Acquiring Arabic (Part 1): Getting Language Right

"If you want to go fast, go alone. If you want to go far, go together." African proverb.


Alongside studying a PhD, I’ve been learning Arabic. My goal is to master Arabic in 15 years. Does that sound like a crazy long time frame? It surely doesn’t sound as appealing as “LEARN ARABIC IN 3 MONTHS!” like many coaches advertise. But it forces you to reconsider a most important thing for mastery: sustainable lifestyle habits. A slow learner strategy of manipulating your environment instead of your brain might produce significantly better results than a quick learner one, because it corresponds better with new insights from language science.

Problem: I Could Never Learn New Languages

I have studied several languages, but I never really could learn a second language  well. Except English that I speak fluently. So, what was the exception with english? Counting words, English is by far the most expansive languages on earth, and it's not an easy language. The key to learning English for me was that I played computer games as a child, and they required English to know what was going on. So, I just learned. And I still play video games, so the effort was worthwhile — a bonus is the ability to write my scientific articles in English.

Learning a language by wanting something from the world is, however, an insight that has escaped both language science and language schooling for ever. Most language in schools are still taught in the old way: sitting down, repeating exercises. The idea behind old language learning is that language should be stored in the brain. Where-else should language be stored, you might ask? The answer is between you and your immediate environment: people, things, places that you surround yourself with. The idea is setting yourself up in an environment where you can’t help learning the desired language.

Rejecting the Get-Good-Quick Scheme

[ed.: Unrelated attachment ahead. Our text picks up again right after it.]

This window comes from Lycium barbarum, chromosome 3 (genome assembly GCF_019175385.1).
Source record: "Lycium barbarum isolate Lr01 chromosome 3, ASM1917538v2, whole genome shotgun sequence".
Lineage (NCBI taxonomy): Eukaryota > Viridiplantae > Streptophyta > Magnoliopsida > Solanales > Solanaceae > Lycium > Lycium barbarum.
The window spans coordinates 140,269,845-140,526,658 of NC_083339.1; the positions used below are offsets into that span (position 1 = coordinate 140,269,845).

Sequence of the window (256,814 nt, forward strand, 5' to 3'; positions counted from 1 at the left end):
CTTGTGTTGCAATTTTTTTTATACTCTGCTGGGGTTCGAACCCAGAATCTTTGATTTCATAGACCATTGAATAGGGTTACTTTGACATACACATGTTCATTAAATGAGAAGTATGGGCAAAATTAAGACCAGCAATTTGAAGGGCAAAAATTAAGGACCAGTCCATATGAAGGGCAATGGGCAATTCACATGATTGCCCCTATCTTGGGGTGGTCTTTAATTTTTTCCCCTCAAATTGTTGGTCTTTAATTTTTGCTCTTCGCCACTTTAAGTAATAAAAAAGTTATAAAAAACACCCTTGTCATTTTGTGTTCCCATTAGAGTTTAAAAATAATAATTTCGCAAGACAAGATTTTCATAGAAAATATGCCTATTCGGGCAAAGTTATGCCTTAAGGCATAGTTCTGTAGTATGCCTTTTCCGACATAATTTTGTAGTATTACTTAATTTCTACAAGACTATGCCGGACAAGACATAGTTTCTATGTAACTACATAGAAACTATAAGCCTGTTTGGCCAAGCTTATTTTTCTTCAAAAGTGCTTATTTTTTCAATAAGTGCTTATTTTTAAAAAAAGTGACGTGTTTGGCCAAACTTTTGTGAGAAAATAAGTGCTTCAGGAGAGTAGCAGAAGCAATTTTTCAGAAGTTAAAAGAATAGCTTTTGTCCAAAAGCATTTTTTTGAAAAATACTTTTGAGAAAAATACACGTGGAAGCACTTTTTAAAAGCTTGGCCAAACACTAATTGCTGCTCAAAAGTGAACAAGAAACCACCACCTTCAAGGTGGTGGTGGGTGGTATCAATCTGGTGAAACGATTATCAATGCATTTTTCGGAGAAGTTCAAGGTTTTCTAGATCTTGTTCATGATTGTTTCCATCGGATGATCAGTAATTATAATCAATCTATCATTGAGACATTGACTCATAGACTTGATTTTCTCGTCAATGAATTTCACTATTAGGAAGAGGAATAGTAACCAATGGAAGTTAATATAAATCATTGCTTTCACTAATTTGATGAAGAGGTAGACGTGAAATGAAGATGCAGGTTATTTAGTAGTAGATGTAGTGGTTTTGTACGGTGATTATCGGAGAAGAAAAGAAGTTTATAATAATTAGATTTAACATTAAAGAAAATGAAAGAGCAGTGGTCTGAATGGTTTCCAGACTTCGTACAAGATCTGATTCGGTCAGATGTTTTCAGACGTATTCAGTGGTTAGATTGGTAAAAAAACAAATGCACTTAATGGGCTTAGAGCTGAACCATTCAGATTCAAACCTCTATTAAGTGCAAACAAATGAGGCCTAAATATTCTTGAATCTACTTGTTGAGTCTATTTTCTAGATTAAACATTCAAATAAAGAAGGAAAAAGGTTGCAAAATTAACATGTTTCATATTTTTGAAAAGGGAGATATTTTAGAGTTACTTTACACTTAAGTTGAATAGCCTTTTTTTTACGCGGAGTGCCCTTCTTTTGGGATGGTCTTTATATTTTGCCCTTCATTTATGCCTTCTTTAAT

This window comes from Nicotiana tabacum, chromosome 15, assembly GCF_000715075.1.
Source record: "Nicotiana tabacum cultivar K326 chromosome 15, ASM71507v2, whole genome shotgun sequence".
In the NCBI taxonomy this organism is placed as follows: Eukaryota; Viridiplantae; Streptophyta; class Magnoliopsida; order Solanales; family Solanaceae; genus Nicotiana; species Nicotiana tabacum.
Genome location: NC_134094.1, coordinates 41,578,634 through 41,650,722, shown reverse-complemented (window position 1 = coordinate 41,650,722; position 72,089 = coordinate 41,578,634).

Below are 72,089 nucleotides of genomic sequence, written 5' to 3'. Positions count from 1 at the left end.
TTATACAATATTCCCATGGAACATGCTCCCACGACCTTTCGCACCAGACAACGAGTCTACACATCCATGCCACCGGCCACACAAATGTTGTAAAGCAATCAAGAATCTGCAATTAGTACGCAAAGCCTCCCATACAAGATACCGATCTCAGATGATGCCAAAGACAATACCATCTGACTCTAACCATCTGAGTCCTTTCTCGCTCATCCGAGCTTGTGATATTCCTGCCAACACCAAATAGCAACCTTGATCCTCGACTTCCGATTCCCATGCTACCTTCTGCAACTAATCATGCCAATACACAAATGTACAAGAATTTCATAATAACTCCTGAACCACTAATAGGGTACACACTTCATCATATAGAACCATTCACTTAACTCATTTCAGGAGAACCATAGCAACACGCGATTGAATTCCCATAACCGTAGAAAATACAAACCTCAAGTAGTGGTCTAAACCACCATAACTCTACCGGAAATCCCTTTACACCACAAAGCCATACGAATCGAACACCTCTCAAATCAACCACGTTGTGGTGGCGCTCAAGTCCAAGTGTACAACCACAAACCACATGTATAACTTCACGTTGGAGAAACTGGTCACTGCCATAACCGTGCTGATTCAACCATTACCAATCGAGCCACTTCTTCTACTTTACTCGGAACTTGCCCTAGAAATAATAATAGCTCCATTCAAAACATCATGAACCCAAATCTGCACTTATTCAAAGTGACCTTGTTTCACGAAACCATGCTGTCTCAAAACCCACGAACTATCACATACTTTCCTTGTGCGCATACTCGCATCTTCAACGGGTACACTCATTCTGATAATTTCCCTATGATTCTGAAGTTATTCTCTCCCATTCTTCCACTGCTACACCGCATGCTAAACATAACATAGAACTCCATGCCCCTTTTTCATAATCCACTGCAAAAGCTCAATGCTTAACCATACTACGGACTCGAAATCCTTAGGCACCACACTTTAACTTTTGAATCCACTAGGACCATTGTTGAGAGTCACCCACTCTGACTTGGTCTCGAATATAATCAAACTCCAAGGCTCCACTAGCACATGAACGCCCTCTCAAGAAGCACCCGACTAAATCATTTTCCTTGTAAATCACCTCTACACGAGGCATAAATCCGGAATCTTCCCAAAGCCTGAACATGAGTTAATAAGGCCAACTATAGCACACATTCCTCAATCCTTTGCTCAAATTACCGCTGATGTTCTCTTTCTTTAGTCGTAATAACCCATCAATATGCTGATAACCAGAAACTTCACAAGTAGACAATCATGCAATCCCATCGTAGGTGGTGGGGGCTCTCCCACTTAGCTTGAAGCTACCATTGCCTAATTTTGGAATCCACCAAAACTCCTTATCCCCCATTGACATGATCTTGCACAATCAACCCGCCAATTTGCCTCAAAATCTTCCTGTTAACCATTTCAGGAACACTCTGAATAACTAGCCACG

Many language learning websites share a remarkable similarity with “get-rich-quick” spam emails. Language websites boasts "Boost your income/learning", "Start earning/learning right away", "Earn/learn from your couch". I’m not saying that language coaches, apps and websites cannot produce results. They surely can under extreme conditions (such as intense training). However, the assumption of the "get-good-quick" discourse is that learning should be ideally quick and easy. I think this caters to a young generation passing SAT or Gaokao college tests. Such a throw-away approach of language learning is sometimes called language hacking, which is a telling concept, and it is part of a phenomenon known as education signalling. In the "get-good-quick" scheme, it's not really about mastery. Rather, it’s about shortcuts. Now, there’s nothing wrong with learning a language for a short-term purpose like a school test. But school tests are too short term for mastery - and that is my goal.

BUT, you might say, I REALLY MET SOMEONE WHO LEARNED IN 3 MONTHS. Sure, this can happen. When I studied abroad in Istanbul, I did meet a Turk who lived in Denmark for 3 months, and we spoke fluently for some time. Three factors can explain such a fast learner:

  1. Extreme exposure: This person has learned the language in an extreme way, e.g. travelled to a country only for intense language learning, lived with natives who could not communicate in other languages, or shipwrecked and stranded on a remote island.